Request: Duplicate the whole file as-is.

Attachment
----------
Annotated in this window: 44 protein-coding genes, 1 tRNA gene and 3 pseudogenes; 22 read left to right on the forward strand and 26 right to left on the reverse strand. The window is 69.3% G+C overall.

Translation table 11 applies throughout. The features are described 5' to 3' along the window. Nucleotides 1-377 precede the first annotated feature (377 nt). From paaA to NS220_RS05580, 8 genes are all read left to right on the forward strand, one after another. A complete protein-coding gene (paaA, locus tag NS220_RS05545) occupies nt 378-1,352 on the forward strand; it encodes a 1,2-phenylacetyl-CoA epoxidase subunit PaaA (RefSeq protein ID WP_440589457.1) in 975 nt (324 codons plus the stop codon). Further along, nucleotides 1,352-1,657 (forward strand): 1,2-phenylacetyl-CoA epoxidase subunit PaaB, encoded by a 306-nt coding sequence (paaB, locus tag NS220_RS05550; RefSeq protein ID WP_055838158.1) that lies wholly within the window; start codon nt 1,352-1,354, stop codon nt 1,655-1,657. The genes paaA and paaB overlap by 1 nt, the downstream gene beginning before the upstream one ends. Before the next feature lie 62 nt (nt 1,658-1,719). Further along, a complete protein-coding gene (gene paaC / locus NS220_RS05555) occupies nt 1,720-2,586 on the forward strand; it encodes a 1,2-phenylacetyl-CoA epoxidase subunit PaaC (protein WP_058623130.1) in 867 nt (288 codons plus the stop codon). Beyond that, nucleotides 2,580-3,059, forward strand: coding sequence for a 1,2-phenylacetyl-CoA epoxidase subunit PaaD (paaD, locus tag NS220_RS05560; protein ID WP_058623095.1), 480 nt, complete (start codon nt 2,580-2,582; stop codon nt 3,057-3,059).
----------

Annotated in this window: 44 protein-coding genes, 1 tRNA gene and 3 pseudogenes; 22 read left to right on the forward strand and 26 right to left on the reverse strand. The window is 69.3% G+C overall.

Translation table 11 applies throughout. The features are described 5' to 3' along the window. Nucleotides 1-377 precede the first annotated feature (377 nt). From paaA to NS220_RS05580, 8 genes are all read left to right on the forward strand, one after another. A complete protein-coding gene (paaA, locus tag NS220_RS05545) occupies nt 378-1,352 on the forward strand; it encodes a 1,2-phenylacetyl-CoA epoxidase subunit PaaA (RefSeq protein ID WP_440589457.1) in 975 nt (324 codons plus the stop codon). Further along, nucleotides 1,352-1,657 (forward strand): 1,2-phenylacetyl-CoA epoxidase subunit PaaB, encoded by a 306-nt coding sequence (paaB, locus tag NS220_RS05550; RefSeq protein ID WP_055838158.1) that lies wholly within the window; start codon nt 1,352-1,354, stop codon nt 1,655-1,657. The genes paaA and paaB overlap by 1 nt, the downstream gene beginning before the upstream one ends. Before the next feature lie 62 nt (nt 1,658-1,719). Further along, a complete protein-coding gene (gene paaC / locus NS220_RS05555) occupies nt 1,720-2,586 on the forward strand; it encodes a 1,2-phenylacetyl-CoA epoxidase subunit PaaC (protein WP_058623130.1) in 867 nt (288 codons plus the stop codon). Beyond that, nucleotides 2,580-3,059, forward strand: coding sequence for a 1,2-phenylacetyl-CoA epoxidase subunit PaaD (paaD, locus tag NS220_RS05560; protein ID WP_058623095.1), 480 nt, complete (start codon nt 2,580-2,582; stop codon nt 3,057-3,059).